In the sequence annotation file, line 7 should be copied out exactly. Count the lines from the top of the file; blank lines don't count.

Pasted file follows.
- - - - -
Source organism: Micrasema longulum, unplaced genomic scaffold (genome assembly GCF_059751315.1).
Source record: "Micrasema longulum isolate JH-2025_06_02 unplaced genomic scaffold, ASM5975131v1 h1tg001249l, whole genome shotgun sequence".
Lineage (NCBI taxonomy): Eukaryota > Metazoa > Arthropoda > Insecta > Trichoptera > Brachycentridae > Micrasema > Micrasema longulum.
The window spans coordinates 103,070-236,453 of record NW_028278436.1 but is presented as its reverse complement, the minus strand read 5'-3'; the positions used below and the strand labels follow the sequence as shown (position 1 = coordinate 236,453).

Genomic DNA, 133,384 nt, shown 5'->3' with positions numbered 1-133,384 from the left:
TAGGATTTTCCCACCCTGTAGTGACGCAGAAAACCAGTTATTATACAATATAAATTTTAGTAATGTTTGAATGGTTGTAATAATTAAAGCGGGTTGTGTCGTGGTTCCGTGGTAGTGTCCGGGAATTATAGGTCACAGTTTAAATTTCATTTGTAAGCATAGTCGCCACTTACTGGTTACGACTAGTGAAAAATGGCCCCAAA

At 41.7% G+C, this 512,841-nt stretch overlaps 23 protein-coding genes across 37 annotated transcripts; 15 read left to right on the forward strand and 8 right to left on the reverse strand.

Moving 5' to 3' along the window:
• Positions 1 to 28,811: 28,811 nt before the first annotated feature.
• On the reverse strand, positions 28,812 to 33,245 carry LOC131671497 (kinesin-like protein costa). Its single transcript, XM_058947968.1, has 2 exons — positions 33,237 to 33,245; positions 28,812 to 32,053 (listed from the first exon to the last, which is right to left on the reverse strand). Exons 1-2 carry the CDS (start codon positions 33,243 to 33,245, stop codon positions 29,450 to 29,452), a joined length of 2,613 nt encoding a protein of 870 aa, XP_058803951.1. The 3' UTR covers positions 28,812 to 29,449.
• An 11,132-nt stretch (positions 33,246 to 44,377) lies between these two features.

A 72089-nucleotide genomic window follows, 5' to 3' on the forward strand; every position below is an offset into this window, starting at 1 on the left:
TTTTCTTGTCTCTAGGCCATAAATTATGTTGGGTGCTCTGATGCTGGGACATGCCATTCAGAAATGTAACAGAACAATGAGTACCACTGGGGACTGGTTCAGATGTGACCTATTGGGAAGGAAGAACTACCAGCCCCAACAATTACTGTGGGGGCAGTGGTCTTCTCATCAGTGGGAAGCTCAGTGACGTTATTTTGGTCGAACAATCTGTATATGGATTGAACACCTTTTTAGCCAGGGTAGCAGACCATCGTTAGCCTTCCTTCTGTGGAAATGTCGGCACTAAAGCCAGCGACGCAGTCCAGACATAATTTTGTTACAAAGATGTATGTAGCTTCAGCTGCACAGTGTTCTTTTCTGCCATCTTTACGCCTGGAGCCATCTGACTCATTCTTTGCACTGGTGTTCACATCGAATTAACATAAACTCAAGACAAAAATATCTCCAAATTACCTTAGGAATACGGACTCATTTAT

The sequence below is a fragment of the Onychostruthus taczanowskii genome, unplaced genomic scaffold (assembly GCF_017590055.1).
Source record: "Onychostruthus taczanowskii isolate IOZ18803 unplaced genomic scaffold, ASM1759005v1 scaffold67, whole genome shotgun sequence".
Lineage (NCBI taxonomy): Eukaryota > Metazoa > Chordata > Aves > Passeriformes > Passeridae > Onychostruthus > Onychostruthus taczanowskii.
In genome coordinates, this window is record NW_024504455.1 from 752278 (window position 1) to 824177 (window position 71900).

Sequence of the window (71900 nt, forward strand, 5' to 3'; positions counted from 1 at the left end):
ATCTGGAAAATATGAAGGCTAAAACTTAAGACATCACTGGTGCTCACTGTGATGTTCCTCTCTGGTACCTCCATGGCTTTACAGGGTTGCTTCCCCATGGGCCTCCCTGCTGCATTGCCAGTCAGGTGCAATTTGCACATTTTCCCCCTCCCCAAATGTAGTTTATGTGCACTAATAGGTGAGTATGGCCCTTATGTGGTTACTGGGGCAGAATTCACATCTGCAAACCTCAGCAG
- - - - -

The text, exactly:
At 41.7% G+C, this 512,841-nt stretch overlaps 23 protein-coding genes across 37 annotated transcripts; 15 read left to right on the forward strand and 8 right to left on the reverse strand.